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4 dead in Pomona murder-suicide; boyfriend apparently was gunman

Law EnforcementCrimeShootingsSuicide
Slain woman was about to kick boyfriend, the apparent gunman, out of Pomona home
Pomona police: "There wasn't enough time for either the family or police to respond" to a threat
Family: Murder victim was a pastry chef who traveled the U.S.

In the end — from the threatening phone call to the plea for police to please hurry — there just wasn't enough time to save those inside the modest home on Ramsey Way in Pomona.

Officers said that by the time they got to the street-corner home, all four people inside were dead: the mother, the daughter, the son and a person described as an angry boyfriend who apparently shot them all before turning the gun on himself.

Police said they were summoned just before midnight Thursday after the apparent gunman called his brother, who in turn called police to warn them of what his brother planned to do.

"It was within a few minutes, and unfortunately, there wasn't enough time for either the family or police to respond," said Pomona police Lt. Mike Keltner. "This could've happened within 30 seconds, easily."

A surviving daughter, April Mejia, 30, identified the victims as her mother, Manuela Padilla, 52; sister, Maryann Padilla, 25; and brother, Juan Padilla, 17.

Police said the gunman, 28, was dating the younger woman. They did not identify him, but Mejia said the family knew him well enough.

Maryann Padilla had planned to break up with the man the night of the shootings, Mejia said, and her mother said she wanted him to move out because he was jobless, didn't go to school and was a burden on the family.

"She was basically supporting him," Mejia said. "I know my mom wanted him out. She got fed up — asked him to leave."

Detectives said the mother was killed while lying in bed and the siblings were probably standing when they were shot. The gunman was found lying dead at his girlfriend's feet.

The violence shocked neighbors, who said that while shootings weren't unheard of in the neighborhood, their stretch of Ramsey Way had long been a quiet retreat.

"We're used to drug stuff and gang crimes, but not a murder-suicide," said resident Leonardo Piña, 38. "This is something different; it's horrible."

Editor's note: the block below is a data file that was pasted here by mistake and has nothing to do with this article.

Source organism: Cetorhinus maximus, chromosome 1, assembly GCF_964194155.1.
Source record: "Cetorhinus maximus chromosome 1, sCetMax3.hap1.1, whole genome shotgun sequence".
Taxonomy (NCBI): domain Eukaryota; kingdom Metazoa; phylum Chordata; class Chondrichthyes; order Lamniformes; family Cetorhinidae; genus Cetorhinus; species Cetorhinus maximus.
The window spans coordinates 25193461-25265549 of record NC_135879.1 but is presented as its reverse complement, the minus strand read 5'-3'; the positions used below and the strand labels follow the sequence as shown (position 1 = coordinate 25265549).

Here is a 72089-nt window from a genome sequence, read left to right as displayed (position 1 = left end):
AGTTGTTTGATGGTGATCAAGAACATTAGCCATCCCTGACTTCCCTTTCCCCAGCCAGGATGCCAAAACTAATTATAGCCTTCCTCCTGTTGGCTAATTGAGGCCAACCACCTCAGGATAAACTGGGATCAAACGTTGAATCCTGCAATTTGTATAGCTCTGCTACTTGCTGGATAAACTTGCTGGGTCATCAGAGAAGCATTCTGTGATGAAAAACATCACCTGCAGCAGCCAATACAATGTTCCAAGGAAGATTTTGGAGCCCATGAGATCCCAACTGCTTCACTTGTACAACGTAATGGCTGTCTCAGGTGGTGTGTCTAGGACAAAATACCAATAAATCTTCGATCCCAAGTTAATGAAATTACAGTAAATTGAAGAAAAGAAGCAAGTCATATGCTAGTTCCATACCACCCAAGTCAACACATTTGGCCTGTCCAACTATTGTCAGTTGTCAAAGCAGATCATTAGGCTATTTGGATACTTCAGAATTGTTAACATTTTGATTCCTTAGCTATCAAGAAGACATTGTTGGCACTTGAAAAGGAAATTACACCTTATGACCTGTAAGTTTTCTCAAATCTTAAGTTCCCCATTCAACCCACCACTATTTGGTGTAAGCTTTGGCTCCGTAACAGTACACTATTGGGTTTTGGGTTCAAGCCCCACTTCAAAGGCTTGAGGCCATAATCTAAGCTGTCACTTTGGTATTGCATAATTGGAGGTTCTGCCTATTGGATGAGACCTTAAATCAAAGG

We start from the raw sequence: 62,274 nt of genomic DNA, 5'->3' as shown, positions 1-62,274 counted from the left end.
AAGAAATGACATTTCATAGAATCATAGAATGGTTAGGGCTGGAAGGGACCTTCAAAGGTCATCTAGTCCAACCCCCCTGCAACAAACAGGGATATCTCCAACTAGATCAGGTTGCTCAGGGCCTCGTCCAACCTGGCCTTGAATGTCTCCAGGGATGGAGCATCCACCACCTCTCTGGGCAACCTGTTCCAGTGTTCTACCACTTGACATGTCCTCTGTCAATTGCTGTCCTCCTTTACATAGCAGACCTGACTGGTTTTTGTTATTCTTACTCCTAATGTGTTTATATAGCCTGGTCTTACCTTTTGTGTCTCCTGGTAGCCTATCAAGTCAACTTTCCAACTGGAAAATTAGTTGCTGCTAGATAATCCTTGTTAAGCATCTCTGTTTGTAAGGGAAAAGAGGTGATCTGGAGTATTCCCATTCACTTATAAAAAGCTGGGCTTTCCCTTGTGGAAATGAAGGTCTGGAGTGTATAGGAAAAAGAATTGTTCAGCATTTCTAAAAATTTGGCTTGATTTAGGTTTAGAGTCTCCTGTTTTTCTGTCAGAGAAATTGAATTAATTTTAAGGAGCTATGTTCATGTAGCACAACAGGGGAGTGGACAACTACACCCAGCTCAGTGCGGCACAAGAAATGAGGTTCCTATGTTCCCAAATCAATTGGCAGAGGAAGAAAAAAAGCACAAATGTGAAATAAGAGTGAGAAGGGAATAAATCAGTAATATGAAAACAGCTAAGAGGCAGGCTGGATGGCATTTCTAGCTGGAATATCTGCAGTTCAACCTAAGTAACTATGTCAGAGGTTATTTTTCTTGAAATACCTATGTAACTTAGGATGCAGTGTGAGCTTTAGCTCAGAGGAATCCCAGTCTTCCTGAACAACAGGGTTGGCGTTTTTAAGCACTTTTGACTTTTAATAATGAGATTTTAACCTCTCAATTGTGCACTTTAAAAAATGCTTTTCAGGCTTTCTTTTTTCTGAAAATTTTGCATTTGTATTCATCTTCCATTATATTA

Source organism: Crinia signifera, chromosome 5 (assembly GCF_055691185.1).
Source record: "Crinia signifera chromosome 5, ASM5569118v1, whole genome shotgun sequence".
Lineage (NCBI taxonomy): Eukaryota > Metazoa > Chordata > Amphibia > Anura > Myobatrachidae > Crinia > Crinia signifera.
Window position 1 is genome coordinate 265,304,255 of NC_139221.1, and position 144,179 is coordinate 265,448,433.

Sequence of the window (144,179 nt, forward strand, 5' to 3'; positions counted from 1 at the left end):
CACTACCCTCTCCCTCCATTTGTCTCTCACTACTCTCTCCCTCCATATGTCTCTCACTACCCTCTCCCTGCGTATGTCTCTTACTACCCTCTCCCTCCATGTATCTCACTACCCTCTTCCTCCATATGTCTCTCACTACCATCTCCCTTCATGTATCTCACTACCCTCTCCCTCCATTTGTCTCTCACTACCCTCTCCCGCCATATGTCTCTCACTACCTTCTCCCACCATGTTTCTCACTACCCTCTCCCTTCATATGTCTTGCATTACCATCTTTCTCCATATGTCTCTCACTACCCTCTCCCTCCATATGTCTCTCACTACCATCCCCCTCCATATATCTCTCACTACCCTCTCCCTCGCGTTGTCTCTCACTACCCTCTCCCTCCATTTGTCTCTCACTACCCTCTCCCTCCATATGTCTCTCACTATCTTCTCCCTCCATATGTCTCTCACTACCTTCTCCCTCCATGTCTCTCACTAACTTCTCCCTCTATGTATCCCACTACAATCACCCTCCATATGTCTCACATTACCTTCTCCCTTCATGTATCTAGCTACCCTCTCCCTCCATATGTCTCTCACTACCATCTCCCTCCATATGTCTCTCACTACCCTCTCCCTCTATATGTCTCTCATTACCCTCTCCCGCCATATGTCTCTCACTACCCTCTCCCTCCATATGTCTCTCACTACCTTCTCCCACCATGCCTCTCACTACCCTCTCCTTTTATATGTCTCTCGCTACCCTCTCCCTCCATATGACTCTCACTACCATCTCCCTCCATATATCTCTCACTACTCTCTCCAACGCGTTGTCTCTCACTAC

Authorities said there was no history of incidents at the home and neighbors only recalled seeing the family in chance passings when they would walk to the store or if the teen was riding his bike.

Manuela Padilla, the mother, was a pastry chef who traveled the country updating restaurants on her company's latest recipes and cakes, Mejia said. She said her sister wanted to follow in her mother's footsteps, while her brother, a junior at Palomares Academy of Health Sciences, was interested in engineering.

By all accounts, the Padillas were friendly but private. Last year they finished remodeling the home — its new coat of paint stands out on the street — and added a waist-high brick wall lining the yard.

Mary Luna, whose son was friends with Juan Padilla, recalled the teen saying his big sister's boyfriend was "a little weird," but she didn't think much of it.

Luna said Manuela Padilla was going to make her a cake for Mother's Day — just the latest act of generosity from the woman. She had made Luna a cake for her niece and nephew's first Communion.

On Friday, Oscar Vargas, 26, the daughter's ex-boyfriend, stood alone in the middle of Ramsey Way looking at the house behind the police tape, with two empty coroner's stretchers outside the front door.

"They didn't deserve anything like this," he said softly, shaking his head.

Vargas said that he'd lost touch with the Padillas about two years ago when he and Maryann Padilla broke up, but that he'd never forget the family's generosity.

"She treated me like I was her own son. She was more of a mother to me than my mom ever was," he said. "They're all beautiful people."

joseph.serna@latimes.com

Copyright © 2014, Los Angeles Times
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